Wolf Windblade Reintroduces Himself with John Sarastro-Produced Debut Album “Windblade” (Album Review)
This is the full-length debut from Queens emcee & professional illustrator Wolf Windblade. Emerging a decade ago off the strength of his debut EP Adofo, it wouldn’t be until this past Christmas Eve where he returned to the music scene & followed it up with his previous EP Mperfect. But in order to introduce to himself to wider audience, Swiss producer John Sarastro is being enlisted to help Wolf achieve that goal by lacing Windblade from start to finish.
“spar play wordplay” is a boom bap opener to set the album up reminding everyone that hip hop is the art of saying what you mean from your heart whereas “Urbanear EGT 2022” follows it up by taking a more drumless approach calling to protect the children. “Windblade’s Tail” tries to ensure the peace he bring balances a curse with the way of the Naga clans being air & iron just before “Hotmouf” jumps on top of a bare bass guitar to talk about being at the point now where he’s fed up with the twisted vision.
As for “Lafayette’s Trail”, things take a more mystical yet soothing approach to the beat welcoming everyone to the world of EAT & dropping timeless tape for the mutant mindless leading into the dark ambient inspired “Scythe” talking about changing the world with maniacal sentences chockfull of syllables. “Chanbara’s Recall” returns to a more drumless vibe albeit with a darker flare to it talking about N.Y. in the 70’s as well as Jersey in the following decade, but then “Wintermission Arcadia” is more of an interlude with it’s strings & spoken word delivery.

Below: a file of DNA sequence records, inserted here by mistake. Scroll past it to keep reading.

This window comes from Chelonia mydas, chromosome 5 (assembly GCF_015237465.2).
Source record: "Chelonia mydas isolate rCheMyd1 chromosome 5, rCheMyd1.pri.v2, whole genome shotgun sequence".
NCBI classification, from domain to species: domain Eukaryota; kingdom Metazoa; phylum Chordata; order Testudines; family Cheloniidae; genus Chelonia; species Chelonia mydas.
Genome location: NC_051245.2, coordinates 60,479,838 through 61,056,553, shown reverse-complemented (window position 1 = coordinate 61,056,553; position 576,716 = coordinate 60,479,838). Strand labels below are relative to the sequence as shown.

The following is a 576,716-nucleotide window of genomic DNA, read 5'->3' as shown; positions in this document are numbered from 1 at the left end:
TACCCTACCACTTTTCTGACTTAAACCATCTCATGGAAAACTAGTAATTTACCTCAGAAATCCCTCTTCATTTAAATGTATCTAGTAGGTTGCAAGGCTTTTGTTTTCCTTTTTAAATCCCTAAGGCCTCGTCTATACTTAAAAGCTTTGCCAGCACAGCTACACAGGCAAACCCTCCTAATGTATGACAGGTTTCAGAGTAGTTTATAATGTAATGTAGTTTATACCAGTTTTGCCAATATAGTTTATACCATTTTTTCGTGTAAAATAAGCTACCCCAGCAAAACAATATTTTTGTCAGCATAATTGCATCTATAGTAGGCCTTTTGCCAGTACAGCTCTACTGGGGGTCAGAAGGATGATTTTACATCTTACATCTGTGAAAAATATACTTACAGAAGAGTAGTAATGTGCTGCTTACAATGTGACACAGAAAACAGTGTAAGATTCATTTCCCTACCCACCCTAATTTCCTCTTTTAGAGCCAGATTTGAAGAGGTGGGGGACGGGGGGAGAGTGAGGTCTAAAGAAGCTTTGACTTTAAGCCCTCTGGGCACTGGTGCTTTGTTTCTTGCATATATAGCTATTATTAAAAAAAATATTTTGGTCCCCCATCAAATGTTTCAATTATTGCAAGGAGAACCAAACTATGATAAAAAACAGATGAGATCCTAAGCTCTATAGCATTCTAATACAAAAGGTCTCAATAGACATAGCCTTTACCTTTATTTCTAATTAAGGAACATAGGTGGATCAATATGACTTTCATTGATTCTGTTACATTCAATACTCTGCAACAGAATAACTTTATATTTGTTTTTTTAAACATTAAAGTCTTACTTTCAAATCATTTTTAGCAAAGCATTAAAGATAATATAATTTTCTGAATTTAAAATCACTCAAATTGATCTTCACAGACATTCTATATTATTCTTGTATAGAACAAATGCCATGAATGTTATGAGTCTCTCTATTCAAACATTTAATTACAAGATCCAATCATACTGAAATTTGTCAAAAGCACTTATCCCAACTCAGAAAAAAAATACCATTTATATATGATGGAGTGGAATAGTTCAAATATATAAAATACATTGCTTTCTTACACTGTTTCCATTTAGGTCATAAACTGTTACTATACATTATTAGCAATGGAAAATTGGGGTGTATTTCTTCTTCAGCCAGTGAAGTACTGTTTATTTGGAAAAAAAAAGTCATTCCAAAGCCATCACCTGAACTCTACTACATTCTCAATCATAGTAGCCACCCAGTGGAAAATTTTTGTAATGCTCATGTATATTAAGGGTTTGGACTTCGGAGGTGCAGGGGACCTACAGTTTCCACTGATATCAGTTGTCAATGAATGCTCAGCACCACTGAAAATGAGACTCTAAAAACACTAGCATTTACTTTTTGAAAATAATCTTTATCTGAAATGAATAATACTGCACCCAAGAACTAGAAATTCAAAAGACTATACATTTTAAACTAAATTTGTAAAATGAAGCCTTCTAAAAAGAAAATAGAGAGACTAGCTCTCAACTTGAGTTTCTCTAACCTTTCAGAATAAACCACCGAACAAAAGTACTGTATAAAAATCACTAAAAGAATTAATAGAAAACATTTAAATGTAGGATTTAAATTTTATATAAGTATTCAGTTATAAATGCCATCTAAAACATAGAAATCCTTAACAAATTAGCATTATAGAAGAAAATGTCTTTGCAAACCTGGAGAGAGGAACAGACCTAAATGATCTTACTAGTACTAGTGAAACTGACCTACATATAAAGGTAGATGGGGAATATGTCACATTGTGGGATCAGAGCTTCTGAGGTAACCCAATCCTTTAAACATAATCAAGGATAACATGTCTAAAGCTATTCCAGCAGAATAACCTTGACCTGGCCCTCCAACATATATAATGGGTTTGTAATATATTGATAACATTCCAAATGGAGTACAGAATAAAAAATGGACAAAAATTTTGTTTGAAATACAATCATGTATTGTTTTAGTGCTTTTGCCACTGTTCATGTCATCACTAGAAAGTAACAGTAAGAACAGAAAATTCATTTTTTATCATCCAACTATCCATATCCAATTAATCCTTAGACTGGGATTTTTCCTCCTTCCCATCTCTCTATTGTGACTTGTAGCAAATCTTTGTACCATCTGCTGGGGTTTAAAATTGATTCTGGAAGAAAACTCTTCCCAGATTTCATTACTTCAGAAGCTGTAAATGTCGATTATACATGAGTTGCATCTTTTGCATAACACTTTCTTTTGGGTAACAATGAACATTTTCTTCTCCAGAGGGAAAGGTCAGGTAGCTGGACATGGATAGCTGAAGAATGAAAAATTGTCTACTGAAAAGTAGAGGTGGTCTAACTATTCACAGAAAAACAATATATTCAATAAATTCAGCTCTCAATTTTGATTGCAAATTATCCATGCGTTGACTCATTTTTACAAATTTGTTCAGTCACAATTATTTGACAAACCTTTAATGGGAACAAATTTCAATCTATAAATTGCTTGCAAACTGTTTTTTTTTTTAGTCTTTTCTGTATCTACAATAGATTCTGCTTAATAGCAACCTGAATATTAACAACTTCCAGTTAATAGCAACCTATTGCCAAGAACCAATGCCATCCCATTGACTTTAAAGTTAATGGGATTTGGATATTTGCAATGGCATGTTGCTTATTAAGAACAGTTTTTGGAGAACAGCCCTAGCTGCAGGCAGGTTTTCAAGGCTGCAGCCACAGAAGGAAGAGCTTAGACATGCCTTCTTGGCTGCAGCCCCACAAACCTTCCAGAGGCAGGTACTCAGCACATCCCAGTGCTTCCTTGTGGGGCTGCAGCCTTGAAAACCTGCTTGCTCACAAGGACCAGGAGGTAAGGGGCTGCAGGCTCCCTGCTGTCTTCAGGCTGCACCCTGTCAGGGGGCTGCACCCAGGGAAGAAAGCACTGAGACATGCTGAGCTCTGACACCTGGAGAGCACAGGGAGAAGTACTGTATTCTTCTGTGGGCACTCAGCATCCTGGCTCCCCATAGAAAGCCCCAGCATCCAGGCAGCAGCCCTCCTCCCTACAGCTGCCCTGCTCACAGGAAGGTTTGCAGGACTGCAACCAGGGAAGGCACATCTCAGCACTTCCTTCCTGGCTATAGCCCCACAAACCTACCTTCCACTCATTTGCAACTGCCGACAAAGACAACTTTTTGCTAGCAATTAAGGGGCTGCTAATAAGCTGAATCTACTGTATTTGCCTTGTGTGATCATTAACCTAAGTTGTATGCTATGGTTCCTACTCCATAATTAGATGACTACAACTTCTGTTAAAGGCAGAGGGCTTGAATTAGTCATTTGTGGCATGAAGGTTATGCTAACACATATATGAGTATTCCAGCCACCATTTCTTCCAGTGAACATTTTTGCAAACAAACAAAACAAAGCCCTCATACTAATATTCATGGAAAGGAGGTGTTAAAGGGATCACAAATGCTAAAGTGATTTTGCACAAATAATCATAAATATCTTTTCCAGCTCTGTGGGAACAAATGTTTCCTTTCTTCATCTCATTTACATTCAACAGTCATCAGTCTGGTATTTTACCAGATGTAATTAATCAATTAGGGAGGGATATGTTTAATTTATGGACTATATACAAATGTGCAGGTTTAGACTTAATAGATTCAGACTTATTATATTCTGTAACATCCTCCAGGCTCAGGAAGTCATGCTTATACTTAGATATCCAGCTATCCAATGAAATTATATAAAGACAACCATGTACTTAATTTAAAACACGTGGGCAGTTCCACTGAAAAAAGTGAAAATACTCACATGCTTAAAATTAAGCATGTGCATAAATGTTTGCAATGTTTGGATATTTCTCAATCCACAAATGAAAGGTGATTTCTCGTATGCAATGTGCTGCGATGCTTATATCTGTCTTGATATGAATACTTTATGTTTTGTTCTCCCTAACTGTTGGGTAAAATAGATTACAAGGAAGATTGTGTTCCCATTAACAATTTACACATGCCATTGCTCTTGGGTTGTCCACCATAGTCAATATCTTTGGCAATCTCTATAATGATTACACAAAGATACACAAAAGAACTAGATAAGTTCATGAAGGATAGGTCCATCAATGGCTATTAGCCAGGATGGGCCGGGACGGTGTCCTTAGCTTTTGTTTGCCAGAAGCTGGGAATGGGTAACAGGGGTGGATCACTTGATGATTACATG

“Universal Uptop Headwind Dislocation” comes through with a more experimental sound referring to himself as simply a mantis with visceral semantics & a guillotine hand grip while “Silverfox Titan’s Vertigo Maneuvers” weaves some pianos into the fold to declare himself to be a beast on a beat who fight over meat in the wolfpack”. The song “Jing Cong Valyu” is a spacious boom bap heater telling the tale of a gender-neutral name of Chinese origin steeped in royalty & cultural innovation emerging from the Zhou dynasty while the penultimate track “Da’vid 2021” brings back the bass guitar wishing we had time for meditation. “Wind Dance” though finishes the album on a spiritual note from the woodwinds to the lyrics calling the world a perpetual knockout.
For those’ve you who’re unfamiliar with Wolf Windblade’s first couple EPs that he broke out onto the scene with, then I’m sure this debut album of his will sure to leave a lasting impression on you going into & coming away from it because . The production that John Sarasto cooks up here completely caught me off guard & I mean that in a good way considering the unorthodoxy of sounds that he has to offer with Windblade profoundly paying tribute to the past’s present future tense connectors.